This Burnaby company is a good example of a new business arising out of necessity. Initially, the company focused only on the “reuse” part of the “reduce, reuse, recycle” equation by rehabilitating plastic car bumpers, which were then sold to auto body shops.
But only 5% of the bumpers were rehabilitated. The rest were sent to China. However, when China started slamming the door on some recycled plastics, the company suddenly had a growing stockpile of car bumpers that could have ended up in the landfill.
Al Boflo and his partner Bash Jamal saw the Chinese ban on plastic imports as a new business opportunity and invested in machinery that cuts the plastic into small pieces. It is then sold to buyers in Canada and the U.S.
“We’ve been able to create this new revenue stream and new opportunity for our business dealing with plastics that used to just get baled and sent to China,” Boflo said.
Jamal estimated that in approximately a week and a half, the company processed 2,000 bumpers.
“You can just imagine what 2,000 bumpers look like in a landfill.”
The company, which employs 15 people, gets most of its bumpers from Lower Mainland body shops, but it’s now looking to expand into other B.C. communities and other types of plastic recycling.
Fabio Scaldaferri has invested $5 million in a mattress and furniture recycling business in Hope. | BIV
Mattress Recycling started out recycling mattresses and box springs but now also recycles futons, couches, armchairs, child car seats, clothing, shoes and office chairs.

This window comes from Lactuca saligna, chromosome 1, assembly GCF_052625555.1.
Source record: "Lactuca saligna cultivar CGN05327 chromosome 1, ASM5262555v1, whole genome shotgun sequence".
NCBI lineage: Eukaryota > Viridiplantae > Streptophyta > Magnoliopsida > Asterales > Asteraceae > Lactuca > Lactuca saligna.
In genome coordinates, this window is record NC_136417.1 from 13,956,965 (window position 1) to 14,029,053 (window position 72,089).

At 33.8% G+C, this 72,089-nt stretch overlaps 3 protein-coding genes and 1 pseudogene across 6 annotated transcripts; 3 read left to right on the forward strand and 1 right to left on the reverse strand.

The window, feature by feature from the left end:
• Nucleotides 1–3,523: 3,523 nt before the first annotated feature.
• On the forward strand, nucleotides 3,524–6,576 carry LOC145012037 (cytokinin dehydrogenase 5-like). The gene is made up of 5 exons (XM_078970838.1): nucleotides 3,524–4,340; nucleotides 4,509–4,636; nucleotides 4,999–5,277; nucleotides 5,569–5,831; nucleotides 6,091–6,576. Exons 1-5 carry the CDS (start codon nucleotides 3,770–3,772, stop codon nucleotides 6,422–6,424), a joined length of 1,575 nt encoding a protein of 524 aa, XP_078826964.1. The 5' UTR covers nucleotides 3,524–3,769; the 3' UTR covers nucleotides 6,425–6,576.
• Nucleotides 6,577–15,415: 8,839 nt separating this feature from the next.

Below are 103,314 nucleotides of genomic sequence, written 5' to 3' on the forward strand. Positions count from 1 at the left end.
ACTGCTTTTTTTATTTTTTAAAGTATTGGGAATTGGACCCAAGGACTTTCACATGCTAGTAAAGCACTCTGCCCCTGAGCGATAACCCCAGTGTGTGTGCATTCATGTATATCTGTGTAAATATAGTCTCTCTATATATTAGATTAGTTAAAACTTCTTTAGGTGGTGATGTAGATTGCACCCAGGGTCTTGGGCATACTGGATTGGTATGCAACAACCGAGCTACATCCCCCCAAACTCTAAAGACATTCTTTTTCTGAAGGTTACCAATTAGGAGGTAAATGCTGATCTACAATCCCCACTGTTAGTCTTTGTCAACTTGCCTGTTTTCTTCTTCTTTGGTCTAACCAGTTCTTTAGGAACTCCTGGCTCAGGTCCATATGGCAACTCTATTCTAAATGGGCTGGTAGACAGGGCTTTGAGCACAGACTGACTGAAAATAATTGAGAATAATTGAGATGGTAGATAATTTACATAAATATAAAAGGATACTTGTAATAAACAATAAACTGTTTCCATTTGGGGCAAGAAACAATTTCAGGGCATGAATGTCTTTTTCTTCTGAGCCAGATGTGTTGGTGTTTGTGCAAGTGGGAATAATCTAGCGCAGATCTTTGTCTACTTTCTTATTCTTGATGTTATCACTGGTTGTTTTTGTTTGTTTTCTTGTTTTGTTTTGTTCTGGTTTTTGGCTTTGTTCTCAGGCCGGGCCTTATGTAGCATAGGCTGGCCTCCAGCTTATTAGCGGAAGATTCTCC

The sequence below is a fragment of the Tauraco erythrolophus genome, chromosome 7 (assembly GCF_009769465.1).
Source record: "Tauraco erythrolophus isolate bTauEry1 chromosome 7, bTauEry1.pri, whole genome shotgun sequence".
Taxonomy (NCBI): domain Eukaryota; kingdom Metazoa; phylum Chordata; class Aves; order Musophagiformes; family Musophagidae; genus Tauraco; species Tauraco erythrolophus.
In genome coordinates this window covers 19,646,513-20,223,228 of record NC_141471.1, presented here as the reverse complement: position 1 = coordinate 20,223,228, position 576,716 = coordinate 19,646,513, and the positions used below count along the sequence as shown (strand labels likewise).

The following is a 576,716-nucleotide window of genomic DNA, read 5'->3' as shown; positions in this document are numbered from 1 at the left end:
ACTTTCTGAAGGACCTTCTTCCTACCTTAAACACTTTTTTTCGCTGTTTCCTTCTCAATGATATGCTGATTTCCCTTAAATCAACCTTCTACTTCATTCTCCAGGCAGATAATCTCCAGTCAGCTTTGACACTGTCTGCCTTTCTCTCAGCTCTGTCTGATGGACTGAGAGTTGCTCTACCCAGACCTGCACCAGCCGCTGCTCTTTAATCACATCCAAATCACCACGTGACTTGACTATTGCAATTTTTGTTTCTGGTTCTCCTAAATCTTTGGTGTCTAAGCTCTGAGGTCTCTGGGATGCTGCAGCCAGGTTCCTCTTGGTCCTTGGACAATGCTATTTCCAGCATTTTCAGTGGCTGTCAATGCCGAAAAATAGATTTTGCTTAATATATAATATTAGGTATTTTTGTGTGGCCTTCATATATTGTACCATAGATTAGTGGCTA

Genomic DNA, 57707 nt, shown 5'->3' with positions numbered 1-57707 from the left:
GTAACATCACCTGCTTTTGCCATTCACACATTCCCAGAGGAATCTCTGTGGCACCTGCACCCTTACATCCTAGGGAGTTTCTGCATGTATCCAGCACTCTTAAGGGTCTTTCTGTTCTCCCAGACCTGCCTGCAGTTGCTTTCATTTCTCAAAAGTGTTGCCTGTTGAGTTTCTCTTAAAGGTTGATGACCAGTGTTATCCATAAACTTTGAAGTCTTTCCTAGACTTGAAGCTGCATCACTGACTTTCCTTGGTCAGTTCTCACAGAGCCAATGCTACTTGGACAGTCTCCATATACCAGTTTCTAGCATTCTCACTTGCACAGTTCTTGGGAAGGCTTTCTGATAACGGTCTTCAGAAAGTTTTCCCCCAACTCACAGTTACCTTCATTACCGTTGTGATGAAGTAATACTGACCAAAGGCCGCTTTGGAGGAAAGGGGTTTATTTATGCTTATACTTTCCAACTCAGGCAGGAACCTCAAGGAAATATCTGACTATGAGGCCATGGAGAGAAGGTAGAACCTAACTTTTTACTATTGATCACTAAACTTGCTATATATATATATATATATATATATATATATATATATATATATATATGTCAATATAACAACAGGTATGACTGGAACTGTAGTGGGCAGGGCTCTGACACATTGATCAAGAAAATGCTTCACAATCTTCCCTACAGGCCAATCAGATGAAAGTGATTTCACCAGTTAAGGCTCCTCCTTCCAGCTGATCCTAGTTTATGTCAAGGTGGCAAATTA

The company recently invested $5 million in a new plant in Hope, $2 million of which was for automated sorting machinery.
Many of the materials that are recovered are sold to buyers in Alberta and northern California. Some is bought by flooring manufacturers.
Because its sorting is now fully automated, Mattress Recycling can also accept textiles and non-recyclable plastics. Waste that can’t be recycled is sent to the Lafarge (TSX:LAF) cement plant in Richmond, which has reduced its use of coal and natural gas in its kilns by burning non-recyclable waste.
Mattress Recycling currently recycles 75,000 mattresses per year, which is a fraction of the mattresses that are thrown out every year in B.C.
Metro Vancouver now prohibits mattresses from being discarded in landfills, but they can still end up in dumps outside of the Metro region.
Mattress Recycling’s co-founder and CEO, Fabio Scaldaferri, said landfill bans on certain items is a good first step in creating business opportunities for companies like his, but he added that the current funding model means the taxpayer ultimately pays for disposal.
“The municipalities end up spending massive amounts of money on the bill to us.”
Scaldaferri said a better system would be to extend B.C.’s EPR program to other consumer products, like furniture and mattresses, which would mean that producers and consumers – not the general taxpayer – would ultimately pay for disposal and recycling.
“We’d be able to divert even more material.”
Scaldaferri added that an EPR program for mattresses in California has resulted in 1.1 million mattresses per year being diverted from landfills.